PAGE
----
Sitting behind her desk in a second floor City Hall office, Deborah Dailey appears pleased.
It has been close to three years since the First Judicial District of Pennsylvania unveiled its electronic filing, or “e-filing,” system, and things really seem to have caught on.
Dailey, who serves as both a deputy prothonotary and the chief deputy clerk of courts, (the former, civil division, the latter, criminal), for the First Judicial District, said the courts rolled out their electronic filing program in August 2008. The system was discretionary through January 2009, after which it became mandatory.
The system was developed to both streamline the process of filing claims, and make it more environmentally sound, cutting much of the paperwork associated with filings out of the process.
“It’s really exceeded our expectations,” Dailey said during a recent interview in her office.
Initially, court officials envisioned problems with regard to e-filing and pro-se litigants, or those filing claims without an attorney, since not everyone is technologically blessed, but the opposite seems to have happened.
“I guess people are more computer savvy than we thought,” Dailey said.
Attorneys and individuals can file a claim anytime during the week, since the courts website is accessible 24/7, although claims will only receive the prothonotary’s stamp of approval during business hours Monday through Friday.
Dailey said it took the First Judicial District nearly four years to develop the electronic filing system, with court officials traveling the country to check out e-filing systems in other jurisdictions.
Officials also solicited feedback from various stakeholders, such as members of the Philadelphia Bar Association, who lent advice and suggestions on how the system could better operate.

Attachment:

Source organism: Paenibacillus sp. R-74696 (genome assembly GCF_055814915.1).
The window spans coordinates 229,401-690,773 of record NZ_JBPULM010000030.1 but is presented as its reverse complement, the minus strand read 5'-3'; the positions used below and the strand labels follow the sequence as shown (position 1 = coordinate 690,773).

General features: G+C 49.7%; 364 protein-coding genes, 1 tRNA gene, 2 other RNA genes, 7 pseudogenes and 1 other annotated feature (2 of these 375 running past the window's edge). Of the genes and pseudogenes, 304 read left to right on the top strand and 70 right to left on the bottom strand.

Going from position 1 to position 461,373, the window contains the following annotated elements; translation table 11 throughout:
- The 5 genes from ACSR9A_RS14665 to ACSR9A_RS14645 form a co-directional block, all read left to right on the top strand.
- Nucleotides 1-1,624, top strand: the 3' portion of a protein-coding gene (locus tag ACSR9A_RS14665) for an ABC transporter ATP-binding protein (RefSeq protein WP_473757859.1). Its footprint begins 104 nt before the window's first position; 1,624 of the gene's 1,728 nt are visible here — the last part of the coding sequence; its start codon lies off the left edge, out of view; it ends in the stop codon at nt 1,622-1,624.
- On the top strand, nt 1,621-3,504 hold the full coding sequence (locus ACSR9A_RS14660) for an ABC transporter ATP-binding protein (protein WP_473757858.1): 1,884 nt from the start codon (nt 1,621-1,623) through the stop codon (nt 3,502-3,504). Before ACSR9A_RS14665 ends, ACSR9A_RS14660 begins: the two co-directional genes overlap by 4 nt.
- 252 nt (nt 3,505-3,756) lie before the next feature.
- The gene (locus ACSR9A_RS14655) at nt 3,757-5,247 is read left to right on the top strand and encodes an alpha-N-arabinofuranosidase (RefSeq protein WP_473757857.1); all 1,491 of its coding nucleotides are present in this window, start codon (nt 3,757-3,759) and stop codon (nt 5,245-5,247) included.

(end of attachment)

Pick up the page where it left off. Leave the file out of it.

Dailey said court officials are pleased at the work done by the district’s own information technology personnel and data processing team members, which has helped to ensure the system’s success.
“We attribute much of its success to the fact that we built it in-house,” Dailey said of electronic filing.
Through electronic filing, attorneys and pro-se litigants can file civil claims, take care of payment and keep better track of their claims.
So far, the system seems to be favored by attorneys as well as those who work for the courts. Robert Foster, an attorney with the Center City firm of Reger, Rizzo & Darnall LLP, said when he first began practicing law two decades ago, most counties in Pennsylvania “employed archaic filing requirements, which included separate backers for each document along with specific directions on how a pleading should be stapled together.”
In an emailed statement, Foster said lawyers looking to review a court file would have to go to the courthouse, request the paper file and pay an “exorbitant” photocopying fee in years past.
“Electronic filing substantially increases the efficiency of the office,” Foster wrote.
Foster said most of the complaints about e-filing stem from a person’s willingness, or unwillingness, to adapt. Attorneys can no longer forego having an Internet connection at their office, he said, and an electronic scanner to create documents is a must.
“Technological advances, though, have substantially lowered the costs of these systems to lawyers,” he wrote.
Foster said he understands some of the human element is lost to technological advances like e-filing, and this could hurt courthouse couriers who have experienced a drop in business since the advent of e-filing.
But at the same time, the good seems to outweigh the bad when it comes to e-filing.
“Electronic filing substantially reduces the burdens of storing the hundreds of thousands of documents filed each year,” Foster wrote. “I look forward to when all the local counties have adopted an electronic filing system.”
According to a news release from nearby Delaware County’s public relationships department, that county adopted electronic filing for the civil section of its Court of Common Pleas on M
The news release states that the action made Delaware County the seventh out of Pennsylvania’s 67 counties to introduce electronic filing.